Like most, when I became a juvenile probation officer I entered the field envisioning myself as a counselor or a mentor. But my day-to-day duties were centered around surveillance, compliance monitoring and paperwork, and the composition of my caseload further complicated matters.
I had many kids who really didn’t need my time and attention, let alone probation. These were kids with first-time and/or low-level offenses. I tried to stay out of their way as best I could and hoped they would not violate probation rules, which would force me to take punitive action.
I had a much smaller group of kids who I couldn’t give enough attention to, or the right kind. These were young people with serious and/or repeat offenses, many of whom had multiple treatment needs, but who also needed basic support and opportunities: positive role models, healthy recreational outlets and constructive activities. I simply didn’t have enough time, training, support and resources to reach these kids the way I wanted to.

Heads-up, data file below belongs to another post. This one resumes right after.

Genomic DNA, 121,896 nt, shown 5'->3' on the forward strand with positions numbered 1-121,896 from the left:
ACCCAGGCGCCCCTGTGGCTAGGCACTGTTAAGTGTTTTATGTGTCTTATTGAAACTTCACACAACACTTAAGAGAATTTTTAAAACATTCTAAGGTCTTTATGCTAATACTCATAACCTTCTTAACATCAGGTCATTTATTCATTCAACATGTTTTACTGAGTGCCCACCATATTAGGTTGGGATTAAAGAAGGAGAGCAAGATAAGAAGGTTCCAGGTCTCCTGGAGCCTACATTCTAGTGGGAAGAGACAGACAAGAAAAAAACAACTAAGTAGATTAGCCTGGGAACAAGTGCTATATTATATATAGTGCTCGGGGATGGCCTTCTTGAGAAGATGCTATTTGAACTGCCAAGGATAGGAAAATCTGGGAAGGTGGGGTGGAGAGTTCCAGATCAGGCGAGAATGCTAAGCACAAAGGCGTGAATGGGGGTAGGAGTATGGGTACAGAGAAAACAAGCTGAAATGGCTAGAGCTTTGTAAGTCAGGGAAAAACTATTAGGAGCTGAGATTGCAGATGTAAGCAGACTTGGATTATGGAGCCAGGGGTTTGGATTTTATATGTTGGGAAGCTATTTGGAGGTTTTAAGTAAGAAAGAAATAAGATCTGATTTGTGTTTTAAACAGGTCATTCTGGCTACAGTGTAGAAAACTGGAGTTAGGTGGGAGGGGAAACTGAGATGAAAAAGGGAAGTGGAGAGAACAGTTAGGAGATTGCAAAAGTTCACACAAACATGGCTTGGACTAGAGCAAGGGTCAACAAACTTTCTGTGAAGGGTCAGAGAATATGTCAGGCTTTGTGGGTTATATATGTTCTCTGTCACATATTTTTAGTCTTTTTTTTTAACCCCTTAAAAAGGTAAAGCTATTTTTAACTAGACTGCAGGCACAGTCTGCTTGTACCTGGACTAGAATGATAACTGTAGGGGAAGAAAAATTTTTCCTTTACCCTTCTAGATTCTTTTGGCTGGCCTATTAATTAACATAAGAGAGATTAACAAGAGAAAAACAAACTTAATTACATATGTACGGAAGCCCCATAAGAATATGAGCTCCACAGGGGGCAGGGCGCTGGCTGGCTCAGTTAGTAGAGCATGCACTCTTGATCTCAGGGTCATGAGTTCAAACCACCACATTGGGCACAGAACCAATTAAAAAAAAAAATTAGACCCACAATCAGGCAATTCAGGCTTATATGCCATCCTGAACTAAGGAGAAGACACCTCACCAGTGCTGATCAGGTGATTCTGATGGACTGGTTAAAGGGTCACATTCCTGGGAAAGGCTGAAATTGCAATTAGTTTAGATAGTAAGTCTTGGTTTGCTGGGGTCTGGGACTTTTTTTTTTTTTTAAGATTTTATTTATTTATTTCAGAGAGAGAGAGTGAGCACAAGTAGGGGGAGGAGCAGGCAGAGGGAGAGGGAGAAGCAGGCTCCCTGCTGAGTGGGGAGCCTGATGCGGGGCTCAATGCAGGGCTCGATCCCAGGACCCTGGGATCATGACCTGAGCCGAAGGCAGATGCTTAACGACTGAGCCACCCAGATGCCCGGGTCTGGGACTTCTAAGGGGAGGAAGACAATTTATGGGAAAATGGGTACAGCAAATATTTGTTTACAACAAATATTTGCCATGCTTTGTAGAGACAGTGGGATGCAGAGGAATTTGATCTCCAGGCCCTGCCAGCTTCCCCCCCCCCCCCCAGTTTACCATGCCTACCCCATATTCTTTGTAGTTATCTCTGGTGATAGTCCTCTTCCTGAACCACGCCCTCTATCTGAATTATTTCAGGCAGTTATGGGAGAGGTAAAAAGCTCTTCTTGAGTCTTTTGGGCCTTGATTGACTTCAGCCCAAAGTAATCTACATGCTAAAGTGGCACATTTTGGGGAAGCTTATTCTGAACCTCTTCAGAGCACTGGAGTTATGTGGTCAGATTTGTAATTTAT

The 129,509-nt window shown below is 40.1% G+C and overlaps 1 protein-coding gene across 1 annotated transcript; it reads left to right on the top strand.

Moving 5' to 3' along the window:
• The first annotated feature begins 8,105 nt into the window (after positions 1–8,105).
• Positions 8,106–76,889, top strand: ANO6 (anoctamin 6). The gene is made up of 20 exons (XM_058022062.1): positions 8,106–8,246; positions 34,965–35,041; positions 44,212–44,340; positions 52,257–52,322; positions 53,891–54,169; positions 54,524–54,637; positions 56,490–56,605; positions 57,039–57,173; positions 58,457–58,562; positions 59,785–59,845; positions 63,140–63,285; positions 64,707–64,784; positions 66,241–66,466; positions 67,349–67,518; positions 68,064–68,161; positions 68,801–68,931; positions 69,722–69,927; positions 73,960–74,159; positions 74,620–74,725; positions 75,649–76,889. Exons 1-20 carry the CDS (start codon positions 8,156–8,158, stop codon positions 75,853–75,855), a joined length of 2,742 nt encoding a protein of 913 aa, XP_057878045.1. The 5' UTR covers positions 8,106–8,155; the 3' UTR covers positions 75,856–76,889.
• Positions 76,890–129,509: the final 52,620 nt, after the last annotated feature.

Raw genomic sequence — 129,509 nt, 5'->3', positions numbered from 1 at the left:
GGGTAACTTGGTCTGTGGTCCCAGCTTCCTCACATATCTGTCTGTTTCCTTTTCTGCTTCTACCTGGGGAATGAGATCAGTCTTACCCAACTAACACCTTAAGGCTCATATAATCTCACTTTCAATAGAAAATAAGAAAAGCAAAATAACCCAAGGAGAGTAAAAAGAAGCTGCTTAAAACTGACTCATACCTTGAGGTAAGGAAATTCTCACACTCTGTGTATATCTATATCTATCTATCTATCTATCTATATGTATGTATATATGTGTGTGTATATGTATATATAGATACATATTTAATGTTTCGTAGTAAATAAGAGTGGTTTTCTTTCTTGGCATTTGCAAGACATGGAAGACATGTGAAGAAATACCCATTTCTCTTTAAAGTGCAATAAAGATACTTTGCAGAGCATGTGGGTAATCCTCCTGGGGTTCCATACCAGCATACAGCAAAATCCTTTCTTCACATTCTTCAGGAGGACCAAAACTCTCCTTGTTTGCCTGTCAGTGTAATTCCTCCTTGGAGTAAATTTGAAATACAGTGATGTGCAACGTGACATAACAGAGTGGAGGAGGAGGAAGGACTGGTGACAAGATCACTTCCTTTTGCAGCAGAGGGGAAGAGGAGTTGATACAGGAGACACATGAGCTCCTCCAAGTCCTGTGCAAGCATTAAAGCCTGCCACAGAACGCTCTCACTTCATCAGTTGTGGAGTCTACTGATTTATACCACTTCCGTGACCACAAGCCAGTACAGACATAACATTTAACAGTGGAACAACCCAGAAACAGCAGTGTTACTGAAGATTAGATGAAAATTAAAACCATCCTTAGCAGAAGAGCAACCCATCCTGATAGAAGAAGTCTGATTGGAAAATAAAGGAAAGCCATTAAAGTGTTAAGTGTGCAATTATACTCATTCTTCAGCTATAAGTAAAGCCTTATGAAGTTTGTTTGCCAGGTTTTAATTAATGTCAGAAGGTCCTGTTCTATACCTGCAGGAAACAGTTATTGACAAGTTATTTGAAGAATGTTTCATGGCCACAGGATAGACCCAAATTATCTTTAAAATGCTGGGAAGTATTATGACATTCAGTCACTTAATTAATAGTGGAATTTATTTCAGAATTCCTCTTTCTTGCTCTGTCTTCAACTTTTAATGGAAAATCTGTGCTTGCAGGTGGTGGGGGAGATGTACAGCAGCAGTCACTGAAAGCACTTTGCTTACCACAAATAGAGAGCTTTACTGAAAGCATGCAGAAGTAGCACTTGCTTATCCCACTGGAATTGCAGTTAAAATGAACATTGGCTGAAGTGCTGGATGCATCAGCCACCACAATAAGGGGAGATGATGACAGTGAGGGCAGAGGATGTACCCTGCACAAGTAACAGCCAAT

[For more on this story by Stephen Bishop, go to https://jjie.org/2019/02/20/ju...resources-for-youth/]